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by Clint Bowman




We ate lunch above a bear den
on a mossy crag that jutted out
from the mountain’s gut.

Snow covered the understory
of laurel and tangled briar—
we could barely see the entrance.

I threw a rock over the precipice,
and we heard a deep drowsy growl.

Her babies came out
and climbed up a tree—

they stained the snow
with blossoms
from last week’s false spring. 

We heard a loud crunch
and stepped away from the edge.

Fists clenched to bear spray,
we watched the mountain
release its momma.

Majestically lethargic,
she looked down—
tired and annoyed
by tiny trespassers
that buzz about
these mountains
like mosquitos
struggling to find their worth.



A raccoon wouldn’t get out
of the road today.

After three cars
blared their horns,
he walked down
my driveway.

He sat on the hot asphalt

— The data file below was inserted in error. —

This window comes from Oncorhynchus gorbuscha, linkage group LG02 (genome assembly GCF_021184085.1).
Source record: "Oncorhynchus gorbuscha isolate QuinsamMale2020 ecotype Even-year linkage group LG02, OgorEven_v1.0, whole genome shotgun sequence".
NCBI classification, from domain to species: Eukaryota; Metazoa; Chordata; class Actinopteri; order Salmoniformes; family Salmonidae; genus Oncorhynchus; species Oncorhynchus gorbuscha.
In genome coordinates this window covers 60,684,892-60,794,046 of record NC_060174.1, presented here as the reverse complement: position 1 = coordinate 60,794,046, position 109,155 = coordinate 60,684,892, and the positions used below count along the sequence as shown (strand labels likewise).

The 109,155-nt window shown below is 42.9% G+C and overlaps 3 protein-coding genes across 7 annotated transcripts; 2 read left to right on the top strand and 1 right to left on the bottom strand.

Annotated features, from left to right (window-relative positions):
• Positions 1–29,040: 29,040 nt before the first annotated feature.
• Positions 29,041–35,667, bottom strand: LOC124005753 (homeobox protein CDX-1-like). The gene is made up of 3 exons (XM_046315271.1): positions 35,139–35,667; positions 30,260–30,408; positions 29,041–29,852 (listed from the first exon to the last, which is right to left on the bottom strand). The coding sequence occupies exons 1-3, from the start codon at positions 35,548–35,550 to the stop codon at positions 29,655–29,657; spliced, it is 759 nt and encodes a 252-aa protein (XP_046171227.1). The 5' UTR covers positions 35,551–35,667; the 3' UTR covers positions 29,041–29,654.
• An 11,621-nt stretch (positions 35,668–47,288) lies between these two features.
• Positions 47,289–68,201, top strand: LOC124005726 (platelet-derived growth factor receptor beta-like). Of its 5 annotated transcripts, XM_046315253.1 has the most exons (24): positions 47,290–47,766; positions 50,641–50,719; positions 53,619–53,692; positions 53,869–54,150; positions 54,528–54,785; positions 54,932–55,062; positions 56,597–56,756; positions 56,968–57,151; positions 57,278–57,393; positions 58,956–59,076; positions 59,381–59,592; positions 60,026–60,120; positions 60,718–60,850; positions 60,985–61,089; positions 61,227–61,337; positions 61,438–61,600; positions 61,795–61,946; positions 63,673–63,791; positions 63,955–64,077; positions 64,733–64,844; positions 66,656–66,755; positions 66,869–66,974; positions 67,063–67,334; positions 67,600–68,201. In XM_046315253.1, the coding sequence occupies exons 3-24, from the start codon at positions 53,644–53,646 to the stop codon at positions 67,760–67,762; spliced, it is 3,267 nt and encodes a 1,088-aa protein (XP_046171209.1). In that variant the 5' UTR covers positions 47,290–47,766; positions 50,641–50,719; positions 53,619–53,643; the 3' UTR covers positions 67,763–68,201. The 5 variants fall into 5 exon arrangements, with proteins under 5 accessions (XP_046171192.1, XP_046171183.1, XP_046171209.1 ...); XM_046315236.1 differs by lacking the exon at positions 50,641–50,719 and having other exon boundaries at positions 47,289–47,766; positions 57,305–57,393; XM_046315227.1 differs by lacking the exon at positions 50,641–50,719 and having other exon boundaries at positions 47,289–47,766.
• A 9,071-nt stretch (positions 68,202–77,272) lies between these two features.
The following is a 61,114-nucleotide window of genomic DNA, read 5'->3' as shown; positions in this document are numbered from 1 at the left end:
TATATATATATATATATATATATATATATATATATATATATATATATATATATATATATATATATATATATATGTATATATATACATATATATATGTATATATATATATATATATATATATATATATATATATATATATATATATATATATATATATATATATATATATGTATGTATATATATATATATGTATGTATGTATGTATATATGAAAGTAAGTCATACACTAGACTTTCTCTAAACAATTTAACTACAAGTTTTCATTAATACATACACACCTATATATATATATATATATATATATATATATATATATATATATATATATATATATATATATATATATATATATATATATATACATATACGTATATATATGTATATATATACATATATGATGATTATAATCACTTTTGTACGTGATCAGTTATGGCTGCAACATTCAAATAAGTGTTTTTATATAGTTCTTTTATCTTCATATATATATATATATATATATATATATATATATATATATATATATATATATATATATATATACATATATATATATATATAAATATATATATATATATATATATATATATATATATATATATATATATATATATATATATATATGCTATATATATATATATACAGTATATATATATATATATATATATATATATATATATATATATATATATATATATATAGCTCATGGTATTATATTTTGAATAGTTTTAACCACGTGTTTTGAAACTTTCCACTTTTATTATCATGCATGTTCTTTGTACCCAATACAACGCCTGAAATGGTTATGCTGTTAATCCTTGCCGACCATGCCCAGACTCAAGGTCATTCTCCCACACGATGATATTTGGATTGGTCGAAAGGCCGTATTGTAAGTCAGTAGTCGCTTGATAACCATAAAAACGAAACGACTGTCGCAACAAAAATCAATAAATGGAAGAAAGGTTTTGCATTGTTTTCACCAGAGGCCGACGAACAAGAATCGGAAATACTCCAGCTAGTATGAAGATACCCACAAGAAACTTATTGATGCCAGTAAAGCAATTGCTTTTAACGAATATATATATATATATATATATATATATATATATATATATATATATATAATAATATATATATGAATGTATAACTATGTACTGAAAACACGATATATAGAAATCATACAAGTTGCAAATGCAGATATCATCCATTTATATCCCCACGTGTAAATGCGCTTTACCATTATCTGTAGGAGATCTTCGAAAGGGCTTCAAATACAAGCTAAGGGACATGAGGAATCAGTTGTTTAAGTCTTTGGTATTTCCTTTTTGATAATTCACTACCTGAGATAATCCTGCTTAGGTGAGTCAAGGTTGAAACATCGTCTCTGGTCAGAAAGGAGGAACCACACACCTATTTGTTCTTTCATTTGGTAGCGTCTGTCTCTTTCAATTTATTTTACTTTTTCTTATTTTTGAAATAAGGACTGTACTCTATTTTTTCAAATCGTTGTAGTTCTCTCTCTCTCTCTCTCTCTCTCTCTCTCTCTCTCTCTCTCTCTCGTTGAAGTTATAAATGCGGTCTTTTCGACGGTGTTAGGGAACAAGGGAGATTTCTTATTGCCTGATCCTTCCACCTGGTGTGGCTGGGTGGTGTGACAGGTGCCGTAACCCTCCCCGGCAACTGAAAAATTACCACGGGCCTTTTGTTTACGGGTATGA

and stared directly at the sun.

I called Ronnie
from across the street,
and he said,
“I’ll take care of it,
but I need your permission—
it's your property.”

He came over in his pickup
and parked beside
the mangy ball of fur
foaming at the mouth.

Ronnie walked around
the passenger side
and pulled out his shotgun.

I looked away,
then felt the muffled shot
rattle my foundation. 

I looked back and saw Ronnie
throw a black trash bag
into the bed of his truck—
he gave a thumbs up,
then left as though
nothing happened.

The next day,
I walked out
to get the paper
and saw the abstract painting
on the asphalt.  

I stood over it a moment,
then heard a distant shot
echo from the woods
behind Ronnie’s house.
As birds scattered
to the sky,
I looked up

and stared
directly at the sun.

* * *

Clint Bowman is a writer from Black Mountain, North Carolina. His debut collection of poetry, Pretty Sh!t, was published in May of 2023 by Bottlecap Press. His forthcoming full-length collection, If Lost, will be published in the fall of 2024 by Loblolly Press. Clint is the co-founder and lead facilitator of the Dark City Poets Society, a free poetry group based out of the Black Mountain Library. Clint’s poetry has appeared in Louisiana Literature, Poetry South, Roanoke Review, and JMWW.


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